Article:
Scholarships & Financial Aid: Why Every family benefits.
Most families understand the value of the scholarship and financial aid programme to students who receive the direct benefit, granting them access to high quality education that they could not otherwise afford. Many families also understand that full-paying students in the school benefit, too. As the scholarship programme brings talented students into the school, existing students gain bright new classmates, who set a high standard in the classroom and make extracurricular programmes more viable.
But what is not always intuitively understood is how the programme is a financial benefit to all families and to the school. Because scholarship and financial aid programmes target grades that have empty seats, the financial gains are three-fold:
- Families receiving scholarship or financial aid pay tuition, even if discounted, for a seat that was otherwise empty.
- The school is able to attract scholarship contributions from donors drawn to the idea of providing opportunity for deserving students.
- The school enjoys additional retention of existing students, who might otherwise feel pressure to leave if class sizes were to become too small as their children grew older.
While this last point is hard to quantify, the first two equate to more than $400,000 of net revenue for the school. Think of what that means for Cedar’s ability to offer robust programmes to ALL students.
Imagine Cedar without scholarships and financial aid.
It would be a school with 60 less students but virtually no savings in costs. We would still have the same number of grades taught by the same number of teachers, but we would have less students sitting in classrooms and $400,000 less revenue to pay the teachers and the costs of the programmes. We would have to start making tough choices. If we wanted to offer everything we do now, we’d need to raise tuition significantly to make up for lost revenue. Alternatively, we would need to cut programmes. There would be less students, so activities like sports teams, school plays and clubs would be less viable, regardless of available funds. Because of the small class sizes and lack of extracurricular activities, more and more families would likely opt for boarding, starting a further downward spiral, particularly in upper grades. It’s a bleak picture, a shell of the school we know.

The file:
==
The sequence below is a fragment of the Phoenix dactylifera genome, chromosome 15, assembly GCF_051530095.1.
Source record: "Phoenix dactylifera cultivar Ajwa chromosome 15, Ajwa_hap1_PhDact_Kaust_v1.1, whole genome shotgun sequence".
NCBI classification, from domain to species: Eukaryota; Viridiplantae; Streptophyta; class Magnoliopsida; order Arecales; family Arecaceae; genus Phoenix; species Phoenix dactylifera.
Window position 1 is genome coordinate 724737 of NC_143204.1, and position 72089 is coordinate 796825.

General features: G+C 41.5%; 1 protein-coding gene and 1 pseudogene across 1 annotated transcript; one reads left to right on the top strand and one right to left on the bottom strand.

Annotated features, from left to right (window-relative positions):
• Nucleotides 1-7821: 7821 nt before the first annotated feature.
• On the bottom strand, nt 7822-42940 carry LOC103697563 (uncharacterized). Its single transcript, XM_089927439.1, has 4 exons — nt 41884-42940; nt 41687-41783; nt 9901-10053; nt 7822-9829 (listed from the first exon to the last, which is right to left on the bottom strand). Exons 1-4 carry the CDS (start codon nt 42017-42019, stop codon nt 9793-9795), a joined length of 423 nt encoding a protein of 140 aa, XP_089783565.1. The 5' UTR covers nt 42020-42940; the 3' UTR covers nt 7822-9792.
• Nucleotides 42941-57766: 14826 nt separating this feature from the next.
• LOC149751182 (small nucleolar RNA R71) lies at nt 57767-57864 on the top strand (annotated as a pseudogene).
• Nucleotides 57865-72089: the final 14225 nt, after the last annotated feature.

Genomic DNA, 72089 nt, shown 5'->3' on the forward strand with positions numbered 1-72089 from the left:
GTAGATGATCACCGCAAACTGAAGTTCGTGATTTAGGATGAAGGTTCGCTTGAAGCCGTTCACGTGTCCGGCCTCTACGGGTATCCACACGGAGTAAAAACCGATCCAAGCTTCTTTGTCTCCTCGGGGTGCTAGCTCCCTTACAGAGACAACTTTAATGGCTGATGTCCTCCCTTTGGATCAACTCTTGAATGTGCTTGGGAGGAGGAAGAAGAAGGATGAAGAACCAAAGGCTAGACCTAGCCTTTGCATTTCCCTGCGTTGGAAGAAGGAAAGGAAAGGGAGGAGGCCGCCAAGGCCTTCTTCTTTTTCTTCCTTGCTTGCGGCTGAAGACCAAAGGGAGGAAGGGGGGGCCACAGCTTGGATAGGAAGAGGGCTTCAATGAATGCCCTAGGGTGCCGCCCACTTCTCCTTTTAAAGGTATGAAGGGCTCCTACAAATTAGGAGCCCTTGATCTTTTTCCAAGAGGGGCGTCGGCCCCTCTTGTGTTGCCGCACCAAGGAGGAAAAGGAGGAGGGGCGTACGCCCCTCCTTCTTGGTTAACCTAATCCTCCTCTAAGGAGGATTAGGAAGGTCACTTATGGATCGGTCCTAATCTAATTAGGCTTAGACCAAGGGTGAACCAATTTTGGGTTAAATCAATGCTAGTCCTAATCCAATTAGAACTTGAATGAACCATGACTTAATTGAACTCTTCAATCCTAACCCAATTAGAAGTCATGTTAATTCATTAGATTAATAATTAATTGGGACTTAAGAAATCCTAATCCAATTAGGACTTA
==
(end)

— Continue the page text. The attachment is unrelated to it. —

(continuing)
Now instead, consider what we’ve been able to do.
Over the last three years, as Cedar has increased its commitment to scholarship and aid, it has also dramatically expanded other programmes: launching the Solution Studio to support learning across the spectrum, including gifted and talented provision, implementing an expansion of sports and performing arts, travel programmes, university advising courses, increased Spanish language instruction and a Spanish Exchange Programme, and a marked increase in the number of DP courses offered.
At the same time, tuition increases, which had been above 5% each year for the previous 10 years, came down each year: from 4% in 2013, to 3.7% in 2014, to 2.4% in 2015. Thus scholarship and aid did not cause tuition increases; they helped control them while making the expansion of programmes viable. While we have had to raise tuition more than in recent years for 2016-17, this is the direct result of a one off adjustment to account for NHI. There is every intention to return to the trend of lowered increases for 2017-18 and beyond.
It’s pretty amazing when one thinks about it: that the scholarship and aid programme can be such a win-win for all parties. Managed correctly—ensuring that aid goes to worthy students that have legitimate need and bring value into the school—it is a programme that makes Cedar more sustainable in every way. It provides opportunity to more students. It improves ties to the wider community. It establishes a healthier bottom line and fuller classrooms. And it makes Cedar a better place for all students.
That’s a winning programme we can all get behind.
Find out more
If you are interested in finding out more about our giving programmes, or would like to become a donor, please contact our Development Director, Vijay Chitnis.